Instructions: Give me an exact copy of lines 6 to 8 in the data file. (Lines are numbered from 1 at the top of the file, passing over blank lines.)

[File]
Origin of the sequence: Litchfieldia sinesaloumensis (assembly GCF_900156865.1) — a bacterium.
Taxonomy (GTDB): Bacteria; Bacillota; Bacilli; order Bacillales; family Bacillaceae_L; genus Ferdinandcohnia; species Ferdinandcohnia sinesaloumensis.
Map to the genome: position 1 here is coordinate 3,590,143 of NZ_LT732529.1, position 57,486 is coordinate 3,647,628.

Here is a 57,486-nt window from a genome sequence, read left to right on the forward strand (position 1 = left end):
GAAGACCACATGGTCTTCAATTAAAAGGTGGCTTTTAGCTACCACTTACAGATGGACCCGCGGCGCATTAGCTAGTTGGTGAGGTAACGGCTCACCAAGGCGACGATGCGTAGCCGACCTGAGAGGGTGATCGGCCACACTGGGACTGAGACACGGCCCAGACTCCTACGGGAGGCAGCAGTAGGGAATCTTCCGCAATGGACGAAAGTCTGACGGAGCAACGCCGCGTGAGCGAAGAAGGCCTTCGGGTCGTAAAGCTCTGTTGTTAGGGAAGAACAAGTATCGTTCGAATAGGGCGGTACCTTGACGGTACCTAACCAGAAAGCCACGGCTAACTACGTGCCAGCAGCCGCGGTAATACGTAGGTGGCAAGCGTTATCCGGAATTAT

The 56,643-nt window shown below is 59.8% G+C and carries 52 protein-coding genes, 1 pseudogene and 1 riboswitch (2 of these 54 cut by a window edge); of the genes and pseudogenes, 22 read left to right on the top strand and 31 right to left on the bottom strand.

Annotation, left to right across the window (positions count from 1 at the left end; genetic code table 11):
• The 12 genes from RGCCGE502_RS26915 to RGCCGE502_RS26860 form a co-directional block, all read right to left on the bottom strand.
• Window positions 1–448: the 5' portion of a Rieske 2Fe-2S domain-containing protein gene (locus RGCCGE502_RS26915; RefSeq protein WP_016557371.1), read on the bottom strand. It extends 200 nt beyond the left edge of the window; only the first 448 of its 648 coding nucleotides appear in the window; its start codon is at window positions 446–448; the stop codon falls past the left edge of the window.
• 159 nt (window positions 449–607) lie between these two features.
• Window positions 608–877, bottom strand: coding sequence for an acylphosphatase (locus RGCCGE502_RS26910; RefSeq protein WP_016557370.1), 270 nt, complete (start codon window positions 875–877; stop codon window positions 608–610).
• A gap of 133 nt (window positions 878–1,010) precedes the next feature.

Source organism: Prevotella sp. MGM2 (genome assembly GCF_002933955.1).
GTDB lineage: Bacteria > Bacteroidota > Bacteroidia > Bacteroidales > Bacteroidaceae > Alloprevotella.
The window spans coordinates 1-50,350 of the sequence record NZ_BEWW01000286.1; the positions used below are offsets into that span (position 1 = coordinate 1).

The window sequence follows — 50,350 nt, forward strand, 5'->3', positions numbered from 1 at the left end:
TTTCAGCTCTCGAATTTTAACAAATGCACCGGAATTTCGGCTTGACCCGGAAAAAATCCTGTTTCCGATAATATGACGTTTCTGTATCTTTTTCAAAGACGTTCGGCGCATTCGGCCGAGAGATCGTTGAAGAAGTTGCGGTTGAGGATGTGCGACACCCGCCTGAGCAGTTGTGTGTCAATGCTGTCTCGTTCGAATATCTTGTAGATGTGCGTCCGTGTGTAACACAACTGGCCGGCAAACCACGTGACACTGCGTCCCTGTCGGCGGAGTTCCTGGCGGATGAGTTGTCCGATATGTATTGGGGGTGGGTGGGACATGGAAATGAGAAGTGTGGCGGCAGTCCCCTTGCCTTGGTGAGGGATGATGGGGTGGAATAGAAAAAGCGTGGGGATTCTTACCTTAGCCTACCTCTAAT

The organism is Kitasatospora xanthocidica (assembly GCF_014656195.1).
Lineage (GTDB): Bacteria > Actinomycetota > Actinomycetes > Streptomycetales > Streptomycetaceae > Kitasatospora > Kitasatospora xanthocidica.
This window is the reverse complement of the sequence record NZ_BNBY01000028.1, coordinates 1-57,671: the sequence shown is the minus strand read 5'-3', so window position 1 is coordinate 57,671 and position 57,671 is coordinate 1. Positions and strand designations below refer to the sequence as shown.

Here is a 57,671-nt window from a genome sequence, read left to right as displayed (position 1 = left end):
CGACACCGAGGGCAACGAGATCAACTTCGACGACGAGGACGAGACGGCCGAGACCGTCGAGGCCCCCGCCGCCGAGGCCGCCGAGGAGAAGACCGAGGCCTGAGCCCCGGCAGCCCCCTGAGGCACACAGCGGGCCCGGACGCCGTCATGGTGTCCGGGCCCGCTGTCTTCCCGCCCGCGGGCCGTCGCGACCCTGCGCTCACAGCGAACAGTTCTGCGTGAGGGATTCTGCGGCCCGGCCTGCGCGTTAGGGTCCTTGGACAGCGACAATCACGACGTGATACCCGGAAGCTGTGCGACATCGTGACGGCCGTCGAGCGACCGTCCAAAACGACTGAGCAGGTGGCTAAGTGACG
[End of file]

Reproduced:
The 56,643-nt window shown below is 59.8% G+C and carries 52 protein-coding genes, 1 pseudogene and 1 riboswitch (2 of these 54 cut by a window edge); of the genes and pseudogenes, 22 read left to right on the top strand and 31 right to left on the bottom strand.

Annotation, left to right across the window (positions count from 1 at the left end; genetic code table 11):
• The 12 genes from RGCCGE502_RS26915 to RGCCGE502_RS26860 form a co-directional block, all read right to left on the bottom strand.